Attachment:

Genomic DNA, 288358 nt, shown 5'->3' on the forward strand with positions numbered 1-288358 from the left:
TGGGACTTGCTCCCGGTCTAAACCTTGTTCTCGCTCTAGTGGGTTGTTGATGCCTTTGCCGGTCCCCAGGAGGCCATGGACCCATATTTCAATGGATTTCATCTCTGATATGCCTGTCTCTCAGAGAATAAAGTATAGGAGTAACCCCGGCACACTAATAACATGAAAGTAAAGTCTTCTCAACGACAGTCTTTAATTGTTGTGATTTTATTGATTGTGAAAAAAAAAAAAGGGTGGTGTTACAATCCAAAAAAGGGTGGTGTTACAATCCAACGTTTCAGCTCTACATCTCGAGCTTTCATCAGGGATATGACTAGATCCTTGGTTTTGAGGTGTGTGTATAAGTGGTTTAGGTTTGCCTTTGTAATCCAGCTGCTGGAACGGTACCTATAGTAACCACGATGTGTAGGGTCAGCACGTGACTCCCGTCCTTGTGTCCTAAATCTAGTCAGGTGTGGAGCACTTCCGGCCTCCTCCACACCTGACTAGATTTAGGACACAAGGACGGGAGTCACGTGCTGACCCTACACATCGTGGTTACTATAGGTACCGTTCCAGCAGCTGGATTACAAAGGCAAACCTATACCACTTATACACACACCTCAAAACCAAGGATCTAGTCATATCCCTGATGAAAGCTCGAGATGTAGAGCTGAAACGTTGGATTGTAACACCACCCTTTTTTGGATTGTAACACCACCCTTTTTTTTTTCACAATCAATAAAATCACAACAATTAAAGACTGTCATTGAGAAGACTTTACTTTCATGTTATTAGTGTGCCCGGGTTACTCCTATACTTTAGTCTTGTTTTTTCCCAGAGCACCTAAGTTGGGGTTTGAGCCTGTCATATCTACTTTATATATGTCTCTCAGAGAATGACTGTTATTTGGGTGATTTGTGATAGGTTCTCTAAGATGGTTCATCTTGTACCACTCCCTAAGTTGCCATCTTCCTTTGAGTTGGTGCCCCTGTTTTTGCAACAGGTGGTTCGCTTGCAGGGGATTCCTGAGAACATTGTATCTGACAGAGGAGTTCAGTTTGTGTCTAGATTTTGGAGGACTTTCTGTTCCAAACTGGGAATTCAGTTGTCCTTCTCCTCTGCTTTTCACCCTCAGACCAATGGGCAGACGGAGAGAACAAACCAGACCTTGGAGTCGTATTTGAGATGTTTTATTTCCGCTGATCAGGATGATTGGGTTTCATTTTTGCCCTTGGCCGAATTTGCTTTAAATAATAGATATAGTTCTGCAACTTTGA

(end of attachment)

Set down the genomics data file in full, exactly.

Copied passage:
Genomic DNA, 288358 nt, shown 5'->3' on the forward strand with positions numbered 1-288358 from the left:
TGGGACTTGCTCCCGGTCTAAACCTTGTTCTCGCTCTAGTGGGTTGTTGATGCCTTTGCCGGTCCCCAGGAGGCCATGGACCCATATTTCAATGGATTTCATCTCTGATATGCCTGTCTCTCAGAGAATAAAGTATAGGAGTAACCCCGGCACACTAATAACATGAAAGTAAAGTCTTCTCAACGACAGTCTTTAATTGTTGTGATTTTATTGATTGTGAAAAAAAAAAAAGGGTGGTGTTACAATCCAAAAAAGGGTGGTGTTACAATCCAACGTTTCAGCTCTACATCTCGAGCTTTCATCAGGGATATGACTAGATCCTTGGTTTTGAGGTGTGTGTATAAGTGGTTTAGGTTTGCCTTTGTAATCCAGCTGCTGGAACGGTACCTATAGTAACCACGATGTGTAGGGTCAGCACGTGACTCCCGTCCTTGTGTCCTAAATCTAGTCAGGTGTGGAGCACTTCCGGCCTCCTCCACACCTGACTAGATTTAGGACACAAGGACGGGAGTCACGTGCTGACCCTACACATCGTGGTTACTATAGGTACCGTTCCAGCAGCTGGATTACAAAGGCAAACCTATACCACTTATACACACACCTCAAAACCAAGGATCTAGTCATATCCCTGATGAAAGCTCGAGATGTAGAGCTGAAACGTTGGATTGTAACACCACCCTTTTTTGGATTGTAACACCACCCTTTTTTTTTTCACAATCAATAAAATCACAACAATTAAAGACTGTCATTGAGAAGACTTTACTTTCATGTTATTAGTGTGCCCGGGTTACTCCTATACTTTAGTCTTGTTTTTTCCCAGAGCACCTAAGTTGGGGTTTGAGCCTGTCATATCTACTTTATATATGTCTCTCAGAGAATGACTGTTATTTGGGTGATTTGTGATAGGTTCTCTAAGATGGTTCATCTTGTACCACTCCCTAAGTTGCCATCTTCCTTTGAGTTGGTGCCCCTGTTTTTGCAACAGGTGGTTCGCTTGCAGGGGATTCCTGAGAACATTGTATCTGACAGAGGAGTTCAGTTTGTGTCTAGATTTTGGAGGACTTTCTGTTCCAAACTGGGAATTCAGTTGTCCTTCTCCTCTGCTTTTCACCCTCAGACCAATGGGCAGACGGAGAGAACAAACCAGACCTTGGAGTCGTATTTGAGATGTTTTATTTCCGCTGATCAGGATGATTGGGTTTCATTTTTGCCCTTGGCCGAATTTGCTTTAAATAATAGATATAGTTCTGCAACTTTGA